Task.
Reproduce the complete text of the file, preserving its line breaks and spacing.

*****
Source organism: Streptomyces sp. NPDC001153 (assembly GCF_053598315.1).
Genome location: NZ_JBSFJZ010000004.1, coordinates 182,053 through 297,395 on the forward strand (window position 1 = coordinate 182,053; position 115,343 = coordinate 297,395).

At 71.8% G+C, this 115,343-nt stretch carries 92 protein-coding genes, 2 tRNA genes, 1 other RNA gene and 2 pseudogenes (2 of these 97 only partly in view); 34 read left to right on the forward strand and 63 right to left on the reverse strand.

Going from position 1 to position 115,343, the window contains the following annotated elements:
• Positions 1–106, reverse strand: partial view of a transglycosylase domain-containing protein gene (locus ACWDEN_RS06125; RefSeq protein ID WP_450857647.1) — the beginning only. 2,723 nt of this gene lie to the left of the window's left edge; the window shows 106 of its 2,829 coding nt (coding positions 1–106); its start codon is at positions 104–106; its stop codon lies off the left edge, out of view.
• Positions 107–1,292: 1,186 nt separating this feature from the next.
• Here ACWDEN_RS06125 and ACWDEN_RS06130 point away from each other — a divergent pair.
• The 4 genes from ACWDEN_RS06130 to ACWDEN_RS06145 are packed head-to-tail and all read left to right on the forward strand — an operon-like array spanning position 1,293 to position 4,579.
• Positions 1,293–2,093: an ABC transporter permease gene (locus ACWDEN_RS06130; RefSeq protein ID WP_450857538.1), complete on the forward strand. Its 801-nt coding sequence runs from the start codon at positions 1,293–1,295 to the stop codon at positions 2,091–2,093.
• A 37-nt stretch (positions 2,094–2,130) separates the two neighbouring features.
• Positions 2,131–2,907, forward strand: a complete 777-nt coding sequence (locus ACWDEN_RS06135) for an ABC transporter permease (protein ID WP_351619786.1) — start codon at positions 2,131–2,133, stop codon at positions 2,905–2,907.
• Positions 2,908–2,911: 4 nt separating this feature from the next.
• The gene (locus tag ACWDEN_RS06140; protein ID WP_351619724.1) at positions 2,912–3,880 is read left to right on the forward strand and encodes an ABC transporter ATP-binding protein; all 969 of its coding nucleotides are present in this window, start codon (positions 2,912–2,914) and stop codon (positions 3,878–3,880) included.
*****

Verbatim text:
Source organism: Streptomyces sp. NPDC001153 (assembly GCF_053598315.1).
Genome location: NZ_JBSFJZ010000004.1, coordinates 182,053 through 297,395 on the forward strand (window position 1 = coordinate 182,053; position 115,343 = coordinate 297,395).

At 71.8% G+C, this 115,343-nt stretch carries 92 protein-coding genes, 2 tRNA genes, 1 other RNA gene and 2 pseudogenes (2 of these 97 only partly in view); 34 read left to right on the forward strand and 63 right to left on the reverse strand.

Going from position 1 to position 115,343, the window contains the following annotated elements:
• Positions 1–106, reverse strand: partial view of a transglycosylase domain-containing protein gene (locus ACWDEN_RS06125; RefSeq protein ID WP_450857647.1) — the beginning only. 2,723 nt of this gene lie to the left of the window's left edge; the window shows 106 of its 2,829 coding nt (coding positions 1–106); its start codon is at positions 104–106; its stop codon lies off the left edge, out of view.
• Positions 107–1,292: 1,186 nt separating this feature from the next.
• Here ACWDEN_RS06125 and ACWDEN_RS06130 point away from each other — a divergent pair.
• The 4 genes from ACWDEN_RS06130 to ACWDEN_RS06145 are packed head-to-tail and all read left to right on the forward strand — an operon-like array spanning position 1,293 to position 4,579.
• Positions 1,293–2,093: an ABC transporter permease gene (locus ACWDEN_RS06130; RefSeq protein ID WP_450857538.1), complete on the forward strand. Its 801-nt coding sequence runs from the start codon at positions 1,293–1,295 to the stop codon at positions 2,091–2,093.
• A 37-nt stretch (positions 2,094–2,130) separates the two neighbouring features.
• Positions 2,131–2,907, forward strand: a complete 777-nt coding sequence (locus ACWDEN_RS06135) for an ABC transporter permease (protein ID WP_351619786.1) — start codon at positions 2,131–2,133, stop codon at positions 2,905–2,907.
• Positions 2,908–2,911: 4 nt separating this feature from the next.
• The gene (locus tag ACWDEN_RS06140; protein ID WP_351619724.1) at positions 2,912–3,880 is read left to right on the forward strand and encodes an ABC transporter ATP-binding protein; all 969 of its coding nucleotides are present in this window, start codon (positions 2,912–2,914) and stop codon (positions 3,878–3,880) included.